Fool me once, shame on you; fool me twice…
Bereket Gebru 04-11-17
When I first heard of the dialogue and negotiation forum between the Ethiopian opposition parties and the ruling party, I foresaw a hard time filled with conflict. So, I wrote an article under the title “buckle up parties for it’s going to be one bumpy ride.” Everyone could have predicted that the parties were going to have a hard time before arriving at an agreement. Almost all of the people around me felt like the negotiation was going to take a long time before a valuable agreement was reached.
Now, we are just citizens concerned about the fate of a promising engagement between the political parties in our country. No matter how tough it might be, we understand that a persistent engagement could yield a new era in Ethiopian politics in which political parties would work together more closely.
The negotiators from every party, on the other hand, know much more than we do. They have a firsthand account of how hard it is to converse with one another. That gives them the chance to gauge their expectations more realistically on the length of time it would take before an amicable agreement could be reached. Their engagements over the past few months have also provided them with a clear image of the enormity of the challenge before them. Therefore, their decision to participate in the dialogue forum was an expression of willingness to take on this long and arduous task for they understand the true extent of the fruits its success bears.
Idea.int website states: “political competition alone does not always create a political climate in which parties can work together in a peaceful manner to deliver socially inclusive and sustainable development for the people they represent. Relying solely on the element of inter-party competition is like balancing on one leg: do it for too long and you will fall.” The website goes on to say:
The dynamics of cooperation in political competition are crucial to sustainable democratic reform and the promotion of common ground in democratic consolidation. Mechanisms for competition (such as elections) and mechanisms for cooperation (such as dialogues) can be thought of as ‘joints’ that allow both legs to move forward.
Dialogue is a reliable route to inclusiveness and active participation of a wide spectrum of the general public. Represented through various political parties, the views of the general public are debated in dialogue forums. The sustained engagement of political parties, therefore, helps assess various options and adopt the one that works in favor of everyone involved.
The decision by Blue Party and Medrek to walk away from the dialogue forum is one that draws back on the cooperation of parties in the country and the development of democracy in the country in the long run. After such a long time of disengagement between the ruling party and the opposition parties, the promising opportunity created through the dialogue and negotiation forum should have been respected by all parties.
With wide expectations that the dialogue would be a hard course for those involved in it, it is extremely unlikely that representatives of these parties expected a walk in the park. Far from such matters, the complaint by these parties is that ‘it is impossible to continue the discussion while several opposition political leaders and members are still in prison.”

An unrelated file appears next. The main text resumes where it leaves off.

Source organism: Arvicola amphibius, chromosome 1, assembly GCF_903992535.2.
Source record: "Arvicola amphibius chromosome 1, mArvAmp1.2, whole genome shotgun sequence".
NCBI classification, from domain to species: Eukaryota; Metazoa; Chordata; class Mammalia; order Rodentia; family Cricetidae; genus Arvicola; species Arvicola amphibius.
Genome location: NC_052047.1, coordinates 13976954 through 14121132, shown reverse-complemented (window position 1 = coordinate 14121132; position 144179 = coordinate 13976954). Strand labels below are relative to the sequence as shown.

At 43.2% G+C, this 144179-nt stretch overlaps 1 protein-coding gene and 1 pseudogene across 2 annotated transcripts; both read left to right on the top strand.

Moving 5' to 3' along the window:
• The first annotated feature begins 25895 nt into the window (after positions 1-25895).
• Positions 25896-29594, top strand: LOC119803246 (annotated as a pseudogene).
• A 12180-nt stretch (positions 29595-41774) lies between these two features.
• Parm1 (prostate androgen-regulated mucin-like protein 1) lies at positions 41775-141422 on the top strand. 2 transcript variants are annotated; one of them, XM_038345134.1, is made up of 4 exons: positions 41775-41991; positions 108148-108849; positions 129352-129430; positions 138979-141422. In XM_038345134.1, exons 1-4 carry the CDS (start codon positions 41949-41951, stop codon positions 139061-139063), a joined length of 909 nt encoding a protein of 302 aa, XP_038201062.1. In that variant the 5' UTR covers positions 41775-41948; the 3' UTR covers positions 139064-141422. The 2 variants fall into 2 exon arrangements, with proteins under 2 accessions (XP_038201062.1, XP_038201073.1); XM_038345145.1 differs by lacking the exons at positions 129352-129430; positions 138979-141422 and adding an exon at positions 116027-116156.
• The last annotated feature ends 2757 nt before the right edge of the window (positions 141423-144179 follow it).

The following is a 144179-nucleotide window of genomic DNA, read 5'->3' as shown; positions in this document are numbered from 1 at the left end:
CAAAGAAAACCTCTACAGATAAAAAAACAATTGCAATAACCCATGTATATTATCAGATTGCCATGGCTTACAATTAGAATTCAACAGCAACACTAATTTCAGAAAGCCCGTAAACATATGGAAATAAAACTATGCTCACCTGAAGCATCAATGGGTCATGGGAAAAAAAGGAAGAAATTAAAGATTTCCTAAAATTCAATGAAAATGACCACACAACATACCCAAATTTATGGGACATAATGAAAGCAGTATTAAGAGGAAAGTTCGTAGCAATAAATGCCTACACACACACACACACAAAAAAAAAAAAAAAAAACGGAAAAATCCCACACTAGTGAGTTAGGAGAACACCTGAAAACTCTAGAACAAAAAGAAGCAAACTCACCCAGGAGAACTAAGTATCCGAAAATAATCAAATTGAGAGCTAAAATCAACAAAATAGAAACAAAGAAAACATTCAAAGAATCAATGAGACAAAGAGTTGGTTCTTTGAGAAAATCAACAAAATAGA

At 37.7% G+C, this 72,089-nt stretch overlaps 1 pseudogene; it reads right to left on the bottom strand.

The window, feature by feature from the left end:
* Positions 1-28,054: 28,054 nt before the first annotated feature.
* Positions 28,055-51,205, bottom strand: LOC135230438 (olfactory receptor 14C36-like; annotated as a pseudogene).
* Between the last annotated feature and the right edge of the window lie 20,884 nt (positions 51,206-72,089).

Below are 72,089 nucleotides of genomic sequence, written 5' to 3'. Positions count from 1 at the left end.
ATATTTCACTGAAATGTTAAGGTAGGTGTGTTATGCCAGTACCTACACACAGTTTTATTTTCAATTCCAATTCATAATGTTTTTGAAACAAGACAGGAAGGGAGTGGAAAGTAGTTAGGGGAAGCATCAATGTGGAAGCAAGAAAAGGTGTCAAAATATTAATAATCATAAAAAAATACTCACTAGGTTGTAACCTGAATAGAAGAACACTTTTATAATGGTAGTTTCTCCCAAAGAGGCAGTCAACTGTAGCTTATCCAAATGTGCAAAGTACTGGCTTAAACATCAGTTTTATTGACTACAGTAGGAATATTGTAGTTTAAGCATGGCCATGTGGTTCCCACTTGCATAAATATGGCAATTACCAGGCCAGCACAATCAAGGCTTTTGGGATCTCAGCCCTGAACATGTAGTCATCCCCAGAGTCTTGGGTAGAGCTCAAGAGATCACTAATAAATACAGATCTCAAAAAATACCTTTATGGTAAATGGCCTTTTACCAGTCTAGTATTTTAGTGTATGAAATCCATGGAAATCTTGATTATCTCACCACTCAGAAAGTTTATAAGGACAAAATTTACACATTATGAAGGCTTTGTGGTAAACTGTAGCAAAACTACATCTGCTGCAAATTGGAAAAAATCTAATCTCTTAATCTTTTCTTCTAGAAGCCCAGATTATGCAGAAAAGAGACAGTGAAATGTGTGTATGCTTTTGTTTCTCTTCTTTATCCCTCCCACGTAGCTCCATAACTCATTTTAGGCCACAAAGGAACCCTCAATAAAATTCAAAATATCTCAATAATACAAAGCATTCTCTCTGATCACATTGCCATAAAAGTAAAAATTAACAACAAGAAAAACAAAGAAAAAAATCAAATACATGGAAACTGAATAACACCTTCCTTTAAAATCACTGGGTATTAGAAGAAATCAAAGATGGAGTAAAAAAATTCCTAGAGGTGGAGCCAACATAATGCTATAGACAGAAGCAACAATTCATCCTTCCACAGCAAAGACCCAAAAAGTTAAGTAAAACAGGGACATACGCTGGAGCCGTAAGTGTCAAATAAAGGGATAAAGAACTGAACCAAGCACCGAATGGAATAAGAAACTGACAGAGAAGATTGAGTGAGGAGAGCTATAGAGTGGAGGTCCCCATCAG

Using this platform to try to blackmail the ruling party into releasing their political leaders who have been found guilty of cooperating with terrorists is a flagrant abuse of their status as members of the dialogue forum. After all, Merera Gudina (Ph.D.) chose to align himself with people and parties that have been declared as terrorists by the Ethiopian government. He made a conscious decision to do something that has been declared illegal by the state of emergency - meet and deliberate with terrorists.
It could also be possible that the parties joined the dialogue forum hoping that they would be able to have the leverage to have their imprisoned leaders released. That would mean that they do not see any positive outcomes from an engagement with the ruling party and other opposition parties. By walking away from the dialogue forum, they intend to portray the ruling party as difficult to have conversation with despite the fact that it is the ruling party that called for the dialogue forum to be established.
One thing they failed to notice is that walking away from a forum of sustained dialogue between parties does not help any party’s cause among the general population. If anything, it could make the public despise such parties as the move disrupts the popular anticipation.
The bottom line, however, is that opposition parties have repeatedly shown to the Ethiopian people that they do not have what it takes to engage in sustained dialogue and change things steadily along the way. For some reason, they still have this fantasy that the political change they dream of would become real through an abrupt action from somewhere.
As demonstrated in the aftermath of the 2005 elections, opposition parties have made a habit of walking away from responsibility whenever they face the minimum amount of challenge. Their assumption of parliamentary seats could probably have contributed to the widening of the democratic platform, pushing the level of democracy up considerably. However, they opted to boycott the popular decision to be members of parliament, effectively wiping away any sense of trust by the people.
They have now fled the scene yet again. The action creates a moment of De-ja-vu for the Ethiopian people as they have seen that one time too many. All it states is that they have learned nothing from their actions a dozen years ago.